Making stuff as a founder of Avocado. Former music-maker. Tuna melt advocate. Started Google Reader. (But smarter people made it great.)

The life of a modern musician: a week of noisepop. "Siren song."

the life of a modern musician: a week of noisepop.


The conversation season. It starts today.

Where people In The Biz begin an assessment. Where you are. Where you're going. Where you fit on the scale, on the rack, in the press.

The nice thing? It's only a small effect for us. For others, it will be their waking life for the next few nights. They won't walk from one room to the next. Instead, they'll navigate it. They'll be reminded, superficially, of the Afghan desert. Full of land mines.

Chris and I start out at the Hemlock. Hang out with Lunchbox and read each other our blurbs from the festival supplement. Enjoy Tim Scanlin's brief retrospective. Then we all say things like "don't get me wrong, of course, the Kinks kicked butt in their own way," and say them seriously.

Then I'm left, alone, to head to what I imagine will be the most crowded show at this festival: Death Cab For Cutie, Dismemberment Plan, Aveo, and The Velvet Teen.

And I'm extremely excited. Just! because.

I have extra tickets. I intend to give them away. I'm going to be surprised at the end of the night when I still have them.

Been to Bimbo's before? For a popular show? And tried to park? Here's a suggestion. Self-colonoscopy. Same difficulty rating.

But somehow I get lucky.

I'm in. But I'm late, and I've missed the first two bands. Dismemberment Plan starts - I'm floored. I have "talent envy." There seems to be so much thought in detail and style to what they do. "Crammed with weird ideas," they say about themselves. Makes the music dense, like a fudge cake.

During their set...some people ask the famous "so when are you playing next?" question. After seeing D_ Plan's impressive performance, I kind of want to say, "Oh, we're not taking any / If we play again, the terrorists win / We're lying low after the surgery, but thanks." My conversation season ends when my co-worker grabs my shoulder, scares the hazaam out of me. Later, I wander around. Get teased by Matt, as I'm walking with my Palm Pilot taking notes.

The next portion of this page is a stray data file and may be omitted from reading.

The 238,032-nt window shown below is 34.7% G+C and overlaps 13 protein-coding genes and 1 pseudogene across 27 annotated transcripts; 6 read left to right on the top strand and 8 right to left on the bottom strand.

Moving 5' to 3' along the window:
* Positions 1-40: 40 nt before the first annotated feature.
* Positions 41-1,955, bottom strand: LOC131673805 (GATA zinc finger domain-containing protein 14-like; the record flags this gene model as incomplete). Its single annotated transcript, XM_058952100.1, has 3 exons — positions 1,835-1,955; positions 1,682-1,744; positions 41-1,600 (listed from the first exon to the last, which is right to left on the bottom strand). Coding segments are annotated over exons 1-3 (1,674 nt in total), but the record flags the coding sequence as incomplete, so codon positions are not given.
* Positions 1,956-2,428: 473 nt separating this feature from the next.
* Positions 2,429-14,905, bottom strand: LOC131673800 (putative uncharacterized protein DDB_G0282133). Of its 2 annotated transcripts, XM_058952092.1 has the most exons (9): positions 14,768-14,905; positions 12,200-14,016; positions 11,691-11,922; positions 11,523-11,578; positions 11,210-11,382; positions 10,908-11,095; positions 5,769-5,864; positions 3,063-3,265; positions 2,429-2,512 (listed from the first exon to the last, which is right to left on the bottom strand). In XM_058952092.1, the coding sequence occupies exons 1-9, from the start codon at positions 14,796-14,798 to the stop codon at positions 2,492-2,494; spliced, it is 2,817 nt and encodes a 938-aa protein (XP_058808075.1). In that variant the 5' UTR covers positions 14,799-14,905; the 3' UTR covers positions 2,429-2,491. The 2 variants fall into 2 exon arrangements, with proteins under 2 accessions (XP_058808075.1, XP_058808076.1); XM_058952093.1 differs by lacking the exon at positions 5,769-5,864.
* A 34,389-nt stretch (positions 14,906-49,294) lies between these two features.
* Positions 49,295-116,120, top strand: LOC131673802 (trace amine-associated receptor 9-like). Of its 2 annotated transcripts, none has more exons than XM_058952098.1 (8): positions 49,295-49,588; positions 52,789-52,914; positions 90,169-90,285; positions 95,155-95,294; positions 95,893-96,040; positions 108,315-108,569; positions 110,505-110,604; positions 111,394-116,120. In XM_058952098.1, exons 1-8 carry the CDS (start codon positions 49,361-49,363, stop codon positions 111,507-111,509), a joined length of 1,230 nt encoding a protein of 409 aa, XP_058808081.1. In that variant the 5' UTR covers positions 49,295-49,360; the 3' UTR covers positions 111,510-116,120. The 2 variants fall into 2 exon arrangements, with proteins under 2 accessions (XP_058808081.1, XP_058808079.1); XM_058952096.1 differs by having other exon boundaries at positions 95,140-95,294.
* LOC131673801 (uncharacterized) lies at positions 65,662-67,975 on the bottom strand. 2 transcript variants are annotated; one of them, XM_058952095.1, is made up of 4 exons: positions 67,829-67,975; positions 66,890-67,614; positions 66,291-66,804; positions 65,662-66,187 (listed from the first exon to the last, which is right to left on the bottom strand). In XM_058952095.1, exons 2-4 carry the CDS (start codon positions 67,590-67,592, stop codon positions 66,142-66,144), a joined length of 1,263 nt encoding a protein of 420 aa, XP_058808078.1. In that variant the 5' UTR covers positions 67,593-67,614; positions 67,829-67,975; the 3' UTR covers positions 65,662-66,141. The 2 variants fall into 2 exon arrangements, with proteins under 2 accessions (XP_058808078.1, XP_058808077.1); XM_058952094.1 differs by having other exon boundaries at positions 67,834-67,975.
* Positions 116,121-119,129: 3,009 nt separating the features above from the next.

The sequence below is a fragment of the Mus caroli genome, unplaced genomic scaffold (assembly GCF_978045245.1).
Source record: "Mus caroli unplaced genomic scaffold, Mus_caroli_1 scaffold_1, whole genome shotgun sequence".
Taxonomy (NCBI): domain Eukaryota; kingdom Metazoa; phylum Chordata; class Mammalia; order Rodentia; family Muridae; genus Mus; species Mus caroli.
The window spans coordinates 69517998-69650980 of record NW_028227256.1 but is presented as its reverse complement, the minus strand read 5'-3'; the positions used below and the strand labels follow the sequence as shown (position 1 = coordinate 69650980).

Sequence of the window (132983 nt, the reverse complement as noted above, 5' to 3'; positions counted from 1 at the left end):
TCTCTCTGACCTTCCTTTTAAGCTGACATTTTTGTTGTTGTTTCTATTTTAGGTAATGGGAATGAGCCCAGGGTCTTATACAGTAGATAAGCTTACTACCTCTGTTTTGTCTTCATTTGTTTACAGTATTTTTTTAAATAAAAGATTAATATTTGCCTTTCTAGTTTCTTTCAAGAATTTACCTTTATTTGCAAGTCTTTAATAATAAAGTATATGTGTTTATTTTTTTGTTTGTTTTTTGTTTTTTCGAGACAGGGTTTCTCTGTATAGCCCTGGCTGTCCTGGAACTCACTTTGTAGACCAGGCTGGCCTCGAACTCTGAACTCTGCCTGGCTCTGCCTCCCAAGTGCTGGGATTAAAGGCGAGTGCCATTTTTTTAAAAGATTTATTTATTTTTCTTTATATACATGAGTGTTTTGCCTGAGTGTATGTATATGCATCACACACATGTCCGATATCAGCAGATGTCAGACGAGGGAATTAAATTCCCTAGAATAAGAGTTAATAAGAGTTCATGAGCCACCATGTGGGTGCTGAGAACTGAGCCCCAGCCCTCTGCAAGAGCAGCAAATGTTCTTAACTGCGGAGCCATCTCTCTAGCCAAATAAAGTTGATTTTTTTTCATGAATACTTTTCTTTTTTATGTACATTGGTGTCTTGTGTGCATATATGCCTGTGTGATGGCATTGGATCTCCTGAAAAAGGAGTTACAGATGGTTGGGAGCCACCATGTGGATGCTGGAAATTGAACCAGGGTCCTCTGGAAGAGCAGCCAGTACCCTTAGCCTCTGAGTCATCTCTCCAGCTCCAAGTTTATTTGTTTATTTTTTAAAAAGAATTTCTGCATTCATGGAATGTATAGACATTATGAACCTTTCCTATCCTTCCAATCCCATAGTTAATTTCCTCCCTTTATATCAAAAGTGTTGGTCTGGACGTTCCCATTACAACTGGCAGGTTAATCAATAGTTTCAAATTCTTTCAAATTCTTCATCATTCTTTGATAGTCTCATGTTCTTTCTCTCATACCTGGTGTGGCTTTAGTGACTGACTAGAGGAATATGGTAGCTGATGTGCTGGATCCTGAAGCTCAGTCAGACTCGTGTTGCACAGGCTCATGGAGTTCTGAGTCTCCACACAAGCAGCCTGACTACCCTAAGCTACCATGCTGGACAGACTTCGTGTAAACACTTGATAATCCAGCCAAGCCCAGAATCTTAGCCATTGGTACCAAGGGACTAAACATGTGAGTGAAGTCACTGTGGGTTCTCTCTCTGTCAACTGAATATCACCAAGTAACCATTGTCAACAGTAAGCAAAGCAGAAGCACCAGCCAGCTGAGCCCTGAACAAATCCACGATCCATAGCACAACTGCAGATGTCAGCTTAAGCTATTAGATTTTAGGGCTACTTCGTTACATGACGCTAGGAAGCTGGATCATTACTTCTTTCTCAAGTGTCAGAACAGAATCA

Death Cab For Cutie. What do you want me to say? I think they write beautiful songs. Rapturous. And though it wasn't on tonight's set list, my favorite lyric that opens a song is still "I...think I'm drunk enough to" Well...judging by conversations I'd overheard, it seems they still inspire diverse and extreme reactions, such as: "I don't get why people love them" and "They're touching and I can't explain that to my friends."

Puzzlingly, I withdrew in the middle of their set. Marvelled at the sea theme that suffuses Bimbo's interior. Parrots, seascapes, schooners, and mermaids. Hmm. Siren song. Lure and desire and music. And I'm standing in a club, looking at this mermaid and waiting. For a second, I think I came close to figuring something out. Something...


But someone starts the conversation circus and I realize I have to totally fix that link color bug tomorrow.

Second chance - From what I understand, the mermaid may still be there on Sunday.

Posted at February 27, 2002 02:54 AM
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"The life of a modern musician: a week of noisepop. "Pleading the fifth.""